Thursday, July 19, 2018

Japan Cuts 2018 Preview

Japan Society's always immaculately curated film series, Japan Cuts, to me, over the years has been regarded as a smaller, quieter sister to massive and crazy and unruly New York Asian Film Festival. And I don't mean this as a bad thing. I think what happened was, when it comes to choosing films to cover from the full line up of Japan Cuts, after extravagance of NYAFF, my attention shifted toward Lo-fi, indie films. This year I specifically chose women directors' works. Many of them unknowns and first timers who need more exposure. And I was richly rewarded for it. Japan Cuts runs 7/19 through 7/29 at Japan Society.

Here are four films I was able to sample:

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Matsuoka Mayu makes a star making debut playing Yoshika, an introverted twenty-something accountant, in Tremble All You Want. Stuck in her uneventful, lonely life, Yoshika the virgin resorts to a fantasy world where she converses with strangers at a coffeeshop, buses and streets. She is still carrying the torch for Ichi, a princely classmate from Middle school days. But her life takes a turn when Kirishima, a goofy co-worker, confesses his crush on her. In her mind, Ichi will always be number one (ichi) and however nice of a guy Kirishima is, will always remain number two (ni).

Yoshika organizes school reunion under a false name in order to see Ichi again but gets heartbroken when her doesn't remember her name. Going steady with Kirishima seems to be OK at first, that it feels good and natural. But it gets thwarted by her crushing insecurity. Sooner or later, she has to choose between the fantasy and real life.

Tremble All You Want's strength is in its incongruous details - Yoshika's daily rituals, her quirky mannerisms and her eccentric neighbor are all intimately observed. The film rides on the charm of Matsuoka as she breaks out in to a song or does something equally irrational at a moment's notice. A bit overlong for its foregone conclusion, yet with beautifully written characters and and winsome cast, the film is a constantly watchable rom-com.

AMIKO - Yoko Yamanaka
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20 year old Yamanaka Yoko's no budget debut Amiko, played drolly by Sunohara Aira provides a window to the low-fi angst of a high school girl leading a boring suburban existence. Mostly in close-ups, Amiko, our bowl cut haired, Radiohead listening heroine, leads an uneventful life in Nagano. Her ideal fantasy world comes in the form of Aomi (Oshita Hiroro), a nihilistic boy obviously too cool for school. He is in the school soccer club just because. And when things get boring at a practice, he'd fake leg cramps. They bond over their hatred of sports and Radiohead one day. Then it's the waiting game for Amiko. Time passes and nothing happens. She deliberately passes by him in the stores. Nothing. Then she hears that he ran away to Tokyo to live with a former student who was pretty and popular, the kind of shallow girl Amiko thought they both loathed. The life gives you lemons, you better suck them in the bathtub.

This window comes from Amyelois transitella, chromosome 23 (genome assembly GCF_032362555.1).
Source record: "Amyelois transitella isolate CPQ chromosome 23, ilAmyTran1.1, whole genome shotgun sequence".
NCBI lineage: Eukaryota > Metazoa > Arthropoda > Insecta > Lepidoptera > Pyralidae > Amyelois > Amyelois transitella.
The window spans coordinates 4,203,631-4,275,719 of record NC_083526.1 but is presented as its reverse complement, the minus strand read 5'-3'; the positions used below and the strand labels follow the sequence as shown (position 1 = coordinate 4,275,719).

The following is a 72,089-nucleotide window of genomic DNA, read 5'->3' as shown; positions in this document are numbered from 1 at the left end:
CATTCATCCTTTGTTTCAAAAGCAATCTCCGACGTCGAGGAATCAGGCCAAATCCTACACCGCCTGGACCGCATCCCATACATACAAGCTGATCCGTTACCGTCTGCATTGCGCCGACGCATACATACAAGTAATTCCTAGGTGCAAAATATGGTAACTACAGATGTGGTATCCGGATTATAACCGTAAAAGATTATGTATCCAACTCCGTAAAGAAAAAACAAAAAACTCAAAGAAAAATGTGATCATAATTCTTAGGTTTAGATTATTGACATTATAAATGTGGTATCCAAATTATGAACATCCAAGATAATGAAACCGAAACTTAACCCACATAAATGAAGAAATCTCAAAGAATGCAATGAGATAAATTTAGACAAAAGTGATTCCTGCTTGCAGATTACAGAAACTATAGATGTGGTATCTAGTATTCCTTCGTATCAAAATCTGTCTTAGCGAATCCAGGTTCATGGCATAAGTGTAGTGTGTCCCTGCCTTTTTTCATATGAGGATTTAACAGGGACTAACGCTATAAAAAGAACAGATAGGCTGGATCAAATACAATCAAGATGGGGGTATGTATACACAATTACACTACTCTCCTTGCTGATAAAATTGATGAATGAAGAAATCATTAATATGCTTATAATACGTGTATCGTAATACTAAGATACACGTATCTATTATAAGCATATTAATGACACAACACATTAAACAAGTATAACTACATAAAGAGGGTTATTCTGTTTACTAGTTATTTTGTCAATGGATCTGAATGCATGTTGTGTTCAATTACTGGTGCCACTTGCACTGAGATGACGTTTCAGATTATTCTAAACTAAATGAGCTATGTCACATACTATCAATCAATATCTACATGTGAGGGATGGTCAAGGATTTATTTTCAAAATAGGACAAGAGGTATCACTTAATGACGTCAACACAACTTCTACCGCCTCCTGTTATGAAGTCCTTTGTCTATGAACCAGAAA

So Amiko embarks on a journey to Tokyo, to confront Aomi. There she finds that her ideal world is not what it's cracked up to be. That everyone realizes growing up and facing the reality suck donkeys. Completely devoid of adult presence, you can detect the sweet stench of youth emanating from every frame of Amiko. Peppered with French New Wave spirit - especially the "If you two are truly in love, dance with me!" impromptu dancing scene in the subway, the film packs a rebellious, playful punch.

DEAR ETRANGER - Yukiko Mishima
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Salaryman Tanaka (Asano Tadanobu) has an adoring daughter from a previous marriage. With the company he's been working for downsizing, lately he is having second thoughts about having another baby with his current wife who also has two girls (Eri and Kaoru) from her previous relationship. Good natured Tanaka is a good dad to all three, trying to do right by everyone. But Kaoru, the older sullen tween daughter with an abandonment issue, rebels against Tanaka, saying deeply hurtful things - that he will abandon Eri and her as soon as he gets a new baby with their mom.

Even though gentle, the situation pushes Tanaka to a breaking point. He lashes out to his wife and Kaoru. Boy, ain't the mid-life a bitch to wade through? Dear Etranger is as real as it gets. But it's also a downer, just because it's all too real. Asano shows a great range here as a everyday salaryman.

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'Searching' is the main theme of Oda Kaori's deeply personal documentary, Toward a Common Tenderness. Oda, a young Japanese filmmaker, forever uncertain, is searching for her identity, both as a person and as a filmmaker. Her debut short Thus a Noise Speaks, she used the camera as a weapon, to confront her family who rejected her coming out as gay. She jumped at a chance to attend film.factory, founded by Bela Tarr, in Sarajevo. There, she was searching for the purpose of filmmaking. She discovers that she likes to film people - her hosts in a small village and Romani family who acted as guides. Their soulful, sad faces spoke volumes more than their limited verbal communication with her. Her project in the coal mines there resulted in the film Aragane.

The film is a compendium of Oda's work so far. It beautifully conveys her loneliness and isolation and longing. This time, Oda uses camera as a direct and intimate communication device. The film is a lyrical, poetic gesture of reaching out from Oda to herself, to her subjects and to the viewers.